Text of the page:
Police thwart multiple terrorist attacks on Tel Aviv Pride parade

The police made arrests in two incidents where people bearing weapons approached the parade area. Other non-violent disruptors were also arrested.

Tnuat Hazon's paraglider with sign opposing Tel Aviv Pride Parade. (photo credit: TNUAT HAZON)
Tnuat Hazon's paraglider with sign opposing Tel Aviv Pride Parade.
(photo credit: TNUAT HAZON)
Israel Police announced that it  had thwarted multiple terrorist threats and attempts to disrupt the Tel Aviv Pride parade, as thousands of people headed to the city to celebrate on Friday.
The police said that it had arrested two residents of the Palestinian Authority next to the parade who were in Israel illegally. They were carrying a knife and were taken to a police station for questioning. 
Police detectives also detained a resident of Tel Aviv who was heading to the parade after he was found to be carrying a number of weapons, including a taser, nunchucks and steel chains, among others. In total, some 50 people were arrested by police for attempting to cause harm or commit violence at the parade. 
The suspects will be brought to court for hearings to extend their arrests.
Later in the day, police arrested a couple who were protesting the event and attempted to force their way into the parade. The two attacked a police officer and were transferred for questioning at a police station.
The Hazon movement, which has been largely inactive for over a year, returned on Friday in order to protest the parade with a person paragliding with a parachute reading "Father + Mother = Family."
Later in the afternoon the police announced that they arrested three suspects for illegally operating a motorized paraglider near where the parade participants were supposed to gather. It is unclear if the suspects arrested were the same Hazon activists who were protesting the parade.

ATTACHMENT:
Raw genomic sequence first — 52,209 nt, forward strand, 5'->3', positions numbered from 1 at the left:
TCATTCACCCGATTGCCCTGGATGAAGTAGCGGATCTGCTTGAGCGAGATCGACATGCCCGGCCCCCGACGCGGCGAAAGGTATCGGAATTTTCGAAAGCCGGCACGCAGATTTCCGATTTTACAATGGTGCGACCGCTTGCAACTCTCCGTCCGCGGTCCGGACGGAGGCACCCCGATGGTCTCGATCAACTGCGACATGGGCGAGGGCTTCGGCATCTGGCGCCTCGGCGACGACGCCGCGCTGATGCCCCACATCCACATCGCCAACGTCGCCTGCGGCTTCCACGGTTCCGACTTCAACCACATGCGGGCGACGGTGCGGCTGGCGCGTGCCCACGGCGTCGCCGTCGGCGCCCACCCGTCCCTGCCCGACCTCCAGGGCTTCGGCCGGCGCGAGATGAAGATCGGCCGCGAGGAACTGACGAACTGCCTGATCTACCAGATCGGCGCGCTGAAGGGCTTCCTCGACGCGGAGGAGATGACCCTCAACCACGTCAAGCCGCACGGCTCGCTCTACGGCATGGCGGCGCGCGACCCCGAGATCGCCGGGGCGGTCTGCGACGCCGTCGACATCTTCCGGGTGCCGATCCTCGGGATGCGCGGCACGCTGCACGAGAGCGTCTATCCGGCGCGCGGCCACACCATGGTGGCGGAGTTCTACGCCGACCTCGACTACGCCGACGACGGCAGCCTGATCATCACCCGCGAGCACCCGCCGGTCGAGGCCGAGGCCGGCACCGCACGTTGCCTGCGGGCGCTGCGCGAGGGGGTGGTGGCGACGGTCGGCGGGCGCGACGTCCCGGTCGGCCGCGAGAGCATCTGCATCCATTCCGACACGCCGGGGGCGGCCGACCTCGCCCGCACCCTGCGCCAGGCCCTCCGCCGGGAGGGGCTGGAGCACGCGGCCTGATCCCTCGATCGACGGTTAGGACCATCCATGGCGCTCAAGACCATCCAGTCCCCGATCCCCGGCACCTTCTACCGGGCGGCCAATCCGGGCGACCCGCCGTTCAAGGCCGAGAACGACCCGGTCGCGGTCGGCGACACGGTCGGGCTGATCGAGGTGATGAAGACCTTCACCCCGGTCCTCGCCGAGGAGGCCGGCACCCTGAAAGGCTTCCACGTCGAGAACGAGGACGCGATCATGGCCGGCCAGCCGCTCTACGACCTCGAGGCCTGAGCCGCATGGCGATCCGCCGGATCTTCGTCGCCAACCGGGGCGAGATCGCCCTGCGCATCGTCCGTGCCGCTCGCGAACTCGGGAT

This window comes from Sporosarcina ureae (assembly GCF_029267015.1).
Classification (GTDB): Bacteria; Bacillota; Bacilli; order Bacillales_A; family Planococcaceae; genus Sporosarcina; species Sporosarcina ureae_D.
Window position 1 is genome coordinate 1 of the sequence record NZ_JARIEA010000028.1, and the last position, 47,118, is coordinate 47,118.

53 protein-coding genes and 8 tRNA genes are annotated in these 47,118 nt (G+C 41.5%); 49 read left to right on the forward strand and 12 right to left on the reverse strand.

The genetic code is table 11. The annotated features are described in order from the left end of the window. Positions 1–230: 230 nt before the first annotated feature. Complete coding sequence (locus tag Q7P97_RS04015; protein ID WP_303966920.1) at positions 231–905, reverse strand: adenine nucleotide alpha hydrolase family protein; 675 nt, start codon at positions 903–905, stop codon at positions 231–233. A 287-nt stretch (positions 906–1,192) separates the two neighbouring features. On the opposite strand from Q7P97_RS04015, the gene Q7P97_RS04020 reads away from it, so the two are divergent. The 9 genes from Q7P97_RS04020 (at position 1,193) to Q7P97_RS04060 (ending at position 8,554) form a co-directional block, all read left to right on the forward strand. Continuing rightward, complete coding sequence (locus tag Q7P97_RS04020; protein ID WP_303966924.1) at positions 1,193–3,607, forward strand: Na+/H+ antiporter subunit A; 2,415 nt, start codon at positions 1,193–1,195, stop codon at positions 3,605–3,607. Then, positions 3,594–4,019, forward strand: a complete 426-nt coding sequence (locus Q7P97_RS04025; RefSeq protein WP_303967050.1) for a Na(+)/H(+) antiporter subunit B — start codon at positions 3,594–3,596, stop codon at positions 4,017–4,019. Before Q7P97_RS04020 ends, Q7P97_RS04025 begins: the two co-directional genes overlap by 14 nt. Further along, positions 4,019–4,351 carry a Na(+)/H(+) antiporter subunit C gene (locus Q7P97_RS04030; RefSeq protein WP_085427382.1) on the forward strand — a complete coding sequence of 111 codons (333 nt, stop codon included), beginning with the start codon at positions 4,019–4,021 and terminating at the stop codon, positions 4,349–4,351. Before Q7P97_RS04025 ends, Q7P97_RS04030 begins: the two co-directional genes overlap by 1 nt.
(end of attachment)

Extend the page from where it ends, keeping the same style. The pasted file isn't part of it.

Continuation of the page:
Rabbi Dror Aryeh, one of the leaders in the movement, spoke against the parade, saying that "those who didn't want us on the ground, will get us in the air. We will get to as many people as possible with our message; it is our right to protest legitimately and legally against these abomination parades."
Aryeh claimed that many of the residents of the cities where parades take place are against them, but are "scared" of the LGBTQ+ community. "We are their voice," the rabbi said.
THE ANTI-LGBTQ+ Noam Party was founded by members of Hazon, a hardline national-religious organization that campaigns against reform Jews and the LGBTQ+ community.
Hazon entered the public eye in 2019 after the organization displayed a large banner on a hotel near the entrance to Jerusalem reading, "A father and a mother = a family. The courage to be normal."
This banner was part of a much larger campaign started by Hazon, a movement that describes itself as dedicated to "returning the Jewish character to the national agenda in Israel." The campaign was centered on using the time before the election to pressure politicians to agree to a religious Jewish agenda for the state.
The campaign targeted a variety of topics, including work and public transport on Shabbat, the Women of the Wall movement, and the silencing of right-wing and religious movements. Hazon describes all of these things as "not normal" in almost all of its publications.